On cultural humility

Melanie Tervalon and Jann Murray-Garcia in conversation on cultural humility

As an anthropologist I am always learning from others, looking for new ways to understand other cultures and groups, and new approaches to engage in making social change. Recently, a student drew my attention to the work of Melanie Tervalon and Jann Murray-Garcia on cultural humility vs cultural competence. I find the concept of cultural competence which emphasizes knowing, rather than learning, truly disconcerting. As someone who has been engaged for over two decades in learning about my own and others’ cultures, I am consistently aware of how much more I need to learn in order to participate in collaborative efforts to make change.

The concept of cultural humility draws our attention to achieving equity and addressing power imbalances through lifelong learning and critical self-reflection. Our intelligence can only be useful to us when we have the humility to recognize what we do not know. We must commit to learning from others, seeking to understand what they want and need. It is a process we engage in daily, not something we learn and then know. Most importantly, cultural humility is a tool that enables us to recognize power imbalances and to seek ways to mitigate these imbalances in our relationships. When we work with others, we need to listen to when we use I, we, or you. More importantly, we need to ask ourselves, who is included in the I, the we, and the you? Who is being left out of the conversation? We also must be willing to share our history, our perspective, and our assumptions. By doing so we can position ourselves to learn from one another and develop respectful partnerships to address racism, sexism, homophobia and other forms of inequity and discrimination.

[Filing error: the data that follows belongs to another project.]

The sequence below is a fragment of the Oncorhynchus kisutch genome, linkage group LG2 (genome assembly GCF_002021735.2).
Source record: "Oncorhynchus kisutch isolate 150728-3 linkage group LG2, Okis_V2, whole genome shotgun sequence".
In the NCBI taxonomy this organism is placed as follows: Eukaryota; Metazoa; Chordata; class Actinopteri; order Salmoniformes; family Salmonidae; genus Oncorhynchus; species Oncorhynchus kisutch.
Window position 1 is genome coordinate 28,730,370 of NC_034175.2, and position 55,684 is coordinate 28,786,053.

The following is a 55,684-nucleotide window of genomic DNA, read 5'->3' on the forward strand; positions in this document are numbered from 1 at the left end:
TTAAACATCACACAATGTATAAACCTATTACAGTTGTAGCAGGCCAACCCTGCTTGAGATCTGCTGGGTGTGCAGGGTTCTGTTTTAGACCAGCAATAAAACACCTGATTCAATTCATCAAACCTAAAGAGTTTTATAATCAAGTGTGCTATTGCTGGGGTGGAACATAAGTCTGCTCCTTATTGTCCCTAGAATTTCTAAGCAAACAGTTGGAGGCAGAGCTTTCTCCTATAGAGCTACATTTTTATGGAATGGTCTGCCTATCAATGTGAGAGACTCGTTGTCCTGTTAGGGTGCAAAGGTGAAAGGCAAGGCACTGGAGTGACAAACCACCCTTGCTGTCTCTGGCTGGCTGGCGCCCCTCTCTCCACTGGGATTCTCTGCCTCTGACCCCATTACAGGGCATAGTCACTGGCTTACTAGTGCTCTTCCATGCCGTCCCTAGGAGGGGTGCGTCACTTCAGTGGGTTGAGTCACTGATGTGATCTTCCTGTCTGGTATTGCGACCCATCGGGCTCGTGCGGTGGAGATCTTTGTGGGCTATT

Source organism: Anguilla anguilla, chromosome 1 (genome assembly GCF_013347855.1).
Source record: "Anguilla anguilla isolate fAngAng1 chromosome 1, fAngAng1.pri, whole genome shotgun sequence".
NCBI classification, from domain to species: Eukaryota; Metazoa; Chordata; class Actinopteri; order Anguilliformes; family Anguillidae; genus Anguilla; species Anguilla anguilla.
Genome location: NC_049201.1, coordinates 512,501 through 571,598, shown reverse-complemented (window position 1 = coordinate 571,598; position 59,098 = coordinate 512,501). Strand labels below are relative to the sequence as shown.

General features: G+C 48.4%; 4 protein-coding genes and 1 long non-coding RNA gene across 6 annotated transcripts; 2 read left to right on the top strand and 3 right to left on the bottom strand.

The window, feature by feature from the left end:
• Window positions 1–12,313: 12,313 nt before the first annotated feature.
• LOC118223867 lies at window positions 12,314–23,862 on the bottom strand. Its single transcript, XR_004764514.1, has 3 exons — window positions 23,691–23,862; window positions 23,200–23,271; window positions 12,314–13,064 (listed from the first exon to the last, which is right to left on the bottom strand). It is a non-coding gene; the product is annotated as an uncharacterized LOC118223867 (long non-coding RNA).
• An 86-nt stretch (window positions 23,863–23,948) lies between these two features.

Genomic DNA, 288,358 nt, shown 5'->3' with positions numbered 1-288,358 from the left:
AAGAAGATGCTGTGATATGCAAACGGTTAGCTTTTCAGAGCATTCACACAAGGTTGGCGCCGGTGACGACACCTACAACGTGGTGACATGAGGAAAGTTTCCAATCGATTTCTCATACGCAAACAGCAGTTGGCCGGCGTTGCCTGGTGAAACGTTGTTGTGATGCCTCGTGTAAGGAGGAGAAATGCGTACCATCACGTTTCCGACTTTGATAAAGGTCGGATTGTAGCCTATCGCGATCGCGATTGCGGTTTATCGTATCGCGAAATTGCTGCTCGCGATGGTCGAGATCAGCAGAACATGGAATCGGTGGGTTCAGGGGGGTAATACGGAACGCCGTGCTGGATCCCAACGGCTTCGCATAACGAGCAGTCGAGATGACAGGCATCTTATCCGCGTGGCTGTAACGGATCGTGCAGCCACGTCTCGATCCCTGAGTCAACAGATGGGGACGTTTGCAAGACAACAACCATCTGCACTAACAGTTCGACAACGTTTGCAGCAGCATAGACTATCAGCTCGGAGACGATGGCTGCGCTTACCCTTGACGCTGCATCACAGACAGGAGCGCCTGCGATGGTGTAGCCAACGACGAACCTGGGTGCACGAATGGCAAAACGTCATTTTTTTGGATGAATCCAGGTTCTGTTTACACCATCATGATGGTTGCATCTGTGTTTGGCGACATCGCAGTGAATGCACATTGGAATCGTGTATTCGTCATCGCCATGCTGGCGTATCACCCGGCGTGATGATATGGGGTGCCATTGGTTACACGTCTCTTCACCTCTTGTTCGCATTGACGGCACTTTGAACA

So, what does this mean in our efforts to collaborate with and serve our communities and people elsewhere? It means that we can never assume our knowledge is enough. We need to exercise humility and recognize that we can always learn from others. It also means that we need to question our assumptions about ourselves and others, about the needs and desires of the people we serve, about the problems we see in the world and seek to change. We must always exercise curiosity in a respectful manner. It is in collaborations when we share our varied histories and knowledges that we can strive to make living life better for us all.